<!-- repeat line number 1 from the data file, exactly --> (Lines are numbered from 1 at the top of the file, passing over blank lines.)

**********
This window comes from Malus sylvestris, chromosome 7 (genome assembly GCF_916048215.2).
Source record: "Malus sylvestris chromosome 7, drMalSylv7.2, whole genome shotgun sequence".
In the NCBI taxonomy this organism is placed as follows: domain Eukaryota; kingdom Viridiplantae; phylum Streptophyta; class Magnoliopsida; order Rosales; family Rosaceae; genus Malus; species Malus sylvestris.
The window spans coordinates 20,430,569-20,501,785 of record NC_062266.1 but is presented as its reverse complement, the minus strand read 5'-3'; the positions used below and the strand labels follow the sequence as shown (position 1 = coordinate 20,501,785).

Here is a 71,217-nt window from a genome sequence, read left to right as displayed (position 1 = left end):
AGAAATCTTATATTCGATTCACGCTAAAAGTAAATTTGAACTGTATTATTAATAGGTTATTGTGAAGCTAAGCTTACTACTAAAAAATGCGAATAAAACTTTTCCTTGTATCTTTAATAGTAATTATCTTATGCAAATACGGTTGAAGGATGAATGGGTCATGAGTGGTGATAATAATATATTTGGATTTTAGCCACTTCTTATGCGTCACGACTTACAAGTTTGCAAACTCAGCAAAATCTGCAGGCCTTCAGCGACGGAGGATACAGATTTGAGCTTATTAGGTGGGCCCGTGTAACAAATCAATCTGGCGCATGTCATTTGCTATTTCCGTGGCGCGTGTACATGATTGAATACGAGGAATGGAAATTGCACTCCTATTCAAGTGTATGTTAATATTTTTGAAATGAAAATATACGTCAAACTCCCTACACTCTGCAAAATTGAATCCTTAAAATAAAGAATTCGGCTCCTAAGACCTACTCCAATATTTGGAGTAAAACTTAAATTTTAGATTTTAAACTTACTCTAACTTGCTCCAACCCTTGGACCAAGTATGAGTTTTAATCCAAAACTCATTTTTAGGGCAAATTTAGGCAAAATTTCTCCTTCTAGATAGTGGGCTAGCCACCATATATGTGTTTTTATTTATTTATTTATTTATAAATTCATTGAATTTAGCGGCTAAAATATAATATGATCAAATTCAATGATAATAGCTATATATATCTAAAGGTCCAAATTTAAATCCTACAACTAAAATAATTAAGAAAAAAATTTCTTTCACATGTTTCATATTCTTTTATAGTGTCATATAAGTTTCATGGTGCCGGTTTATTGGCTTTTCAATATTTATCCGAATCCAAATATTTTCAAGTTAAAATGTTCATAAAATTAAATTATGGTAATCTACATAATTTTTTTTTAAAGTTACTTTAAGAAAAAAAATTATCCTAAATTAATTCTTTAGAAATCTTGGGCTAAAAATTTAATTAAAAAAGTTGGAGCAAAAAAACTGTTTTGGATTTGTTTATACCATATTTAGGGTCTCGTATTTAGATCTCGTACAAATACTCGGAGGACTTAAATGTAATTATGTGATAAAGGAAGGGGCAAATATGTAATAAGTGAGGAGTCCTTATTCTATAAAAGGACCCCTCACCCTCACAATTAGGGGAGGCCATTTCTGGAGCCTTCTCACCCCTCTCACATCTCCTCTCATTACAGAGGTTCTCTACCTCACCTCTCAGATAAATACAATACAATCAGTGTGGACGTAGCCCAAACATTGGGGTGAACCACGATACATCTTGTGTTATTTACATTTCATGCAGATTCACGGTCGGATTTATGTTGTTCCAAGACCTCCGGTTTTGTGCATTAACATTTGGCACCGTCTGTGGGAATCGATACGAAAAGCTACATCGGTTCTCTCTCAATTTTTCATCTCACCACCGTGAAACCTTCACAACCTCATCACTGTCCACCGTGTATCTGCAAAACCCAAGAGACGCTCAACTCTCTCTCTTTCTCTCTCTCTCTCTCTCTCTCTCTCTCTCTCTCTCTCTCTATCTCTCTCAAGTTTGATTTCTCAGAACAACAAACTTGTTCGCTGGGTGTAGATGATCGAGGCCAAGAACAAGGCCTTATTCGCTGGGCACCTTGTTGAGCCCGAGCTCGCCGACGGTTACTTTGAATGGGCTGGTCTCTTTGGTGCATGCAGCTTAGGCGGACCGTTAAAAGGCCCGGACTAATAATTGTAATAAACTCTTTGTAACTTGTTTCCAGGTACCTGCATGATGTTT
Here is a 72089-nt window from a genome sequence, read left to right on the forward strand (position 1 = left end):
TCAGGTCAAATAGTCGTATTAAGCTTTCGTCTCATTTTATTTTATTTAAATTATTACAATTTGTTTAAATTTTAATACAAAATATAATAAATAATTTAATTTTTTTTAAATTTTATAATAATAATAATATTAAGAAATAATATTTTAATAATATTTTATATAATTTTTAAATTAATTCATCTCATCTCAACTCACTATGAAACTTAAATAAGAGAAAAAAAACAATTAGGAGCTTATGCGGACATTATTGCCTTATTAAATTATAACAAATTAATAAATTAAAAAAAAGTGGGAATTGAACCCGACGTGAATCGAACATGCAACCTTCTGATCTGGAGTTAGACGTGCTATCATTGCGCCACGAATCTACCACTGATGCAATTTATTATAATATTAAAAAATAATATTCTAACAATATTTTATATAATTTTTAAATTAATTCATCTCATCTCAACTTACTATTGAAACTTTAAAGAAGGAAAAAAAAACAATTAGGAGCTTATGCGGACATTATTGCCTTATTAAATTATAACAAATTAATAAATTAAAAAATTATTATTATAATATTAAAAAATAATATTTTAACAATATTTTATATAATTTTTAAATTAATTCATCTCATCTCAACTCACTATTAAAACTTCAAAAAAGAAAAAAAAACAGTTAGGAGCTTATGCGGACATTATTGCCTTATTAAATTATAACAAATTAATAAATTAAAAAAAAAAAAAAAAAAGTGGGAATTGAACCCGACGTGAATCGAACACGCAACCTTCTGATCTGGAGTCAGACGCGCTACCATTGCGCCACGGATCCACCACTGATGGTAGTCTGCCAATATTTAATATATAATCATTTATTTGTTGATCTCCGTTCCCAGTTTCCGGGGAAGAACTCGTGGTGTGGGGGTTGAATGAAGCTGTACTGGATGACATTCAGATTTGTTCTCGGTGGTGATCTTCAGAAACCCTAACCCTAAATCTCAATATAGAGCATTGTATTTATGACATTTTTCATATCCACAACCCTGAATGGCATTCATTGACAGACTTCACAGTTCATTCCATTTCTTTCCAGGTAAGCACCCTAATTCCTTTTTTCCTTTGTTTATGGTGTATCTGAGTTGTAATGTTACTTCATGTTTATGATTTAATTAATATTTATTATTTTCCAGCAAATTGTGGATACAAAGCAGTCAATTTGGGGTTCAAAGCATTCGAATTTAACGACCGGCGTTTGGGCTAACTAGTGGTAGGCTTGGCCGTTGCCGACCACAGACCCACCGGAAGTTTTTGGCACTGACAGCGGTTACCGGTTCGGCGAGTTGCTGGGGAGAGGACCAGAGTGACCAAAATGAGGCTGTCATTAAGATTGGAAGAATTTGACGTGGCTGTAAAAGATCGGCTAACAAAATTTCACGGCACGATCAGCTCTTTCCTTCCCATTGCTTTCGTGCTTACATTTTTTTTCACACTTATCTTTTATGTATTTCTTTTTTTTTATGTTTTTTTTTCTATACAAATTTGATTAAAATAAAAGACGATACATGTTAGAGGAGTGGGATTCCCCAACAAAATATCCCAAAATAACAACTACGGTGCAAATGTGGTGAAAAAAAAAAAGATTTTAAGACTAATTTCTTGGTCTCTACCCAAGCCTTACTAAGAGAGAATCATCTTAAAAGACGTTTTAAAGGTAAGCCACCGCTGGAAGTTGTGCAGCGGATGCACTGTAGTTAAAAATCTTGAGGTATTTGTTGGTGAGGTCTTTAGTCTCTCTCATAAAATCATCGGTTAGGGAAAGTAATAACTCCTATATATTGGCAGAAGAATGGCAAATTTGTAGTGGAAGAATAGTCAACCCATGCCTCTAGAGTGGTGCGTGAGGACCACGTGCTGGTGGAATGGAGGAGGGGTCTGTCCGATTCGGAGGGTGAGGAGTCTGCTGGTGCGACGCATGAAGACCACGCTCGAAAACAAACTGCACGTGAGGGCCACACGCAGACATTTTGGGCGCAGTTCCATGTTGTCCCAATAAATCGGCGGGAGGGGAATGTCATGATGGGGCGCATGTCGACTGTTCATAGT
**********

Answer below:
This window comes from Malus sylvestris, chromosome 7 (genome assembly GCF_916048215.2).